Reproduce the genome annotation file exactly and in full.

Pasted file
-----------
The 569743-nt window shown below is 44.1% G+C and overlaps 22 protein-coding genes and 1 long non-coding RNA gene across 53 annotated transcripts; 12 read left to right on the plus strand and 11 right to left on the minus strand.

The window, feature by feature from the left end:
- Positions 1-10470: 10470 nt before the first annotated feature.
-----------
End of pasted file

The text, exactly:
The 569743-nt window shown below is 44.1% G+C and overlaps 22 protein-coding genes and 1 long non-coding RNA gene across 53 annotated transcripts; 12 read left to right on the plus strand and 11 right to left on the minus strand.

The window, feature by feature from the left end:
- Positions 1-10470: 10470 nt before the first annotated feature.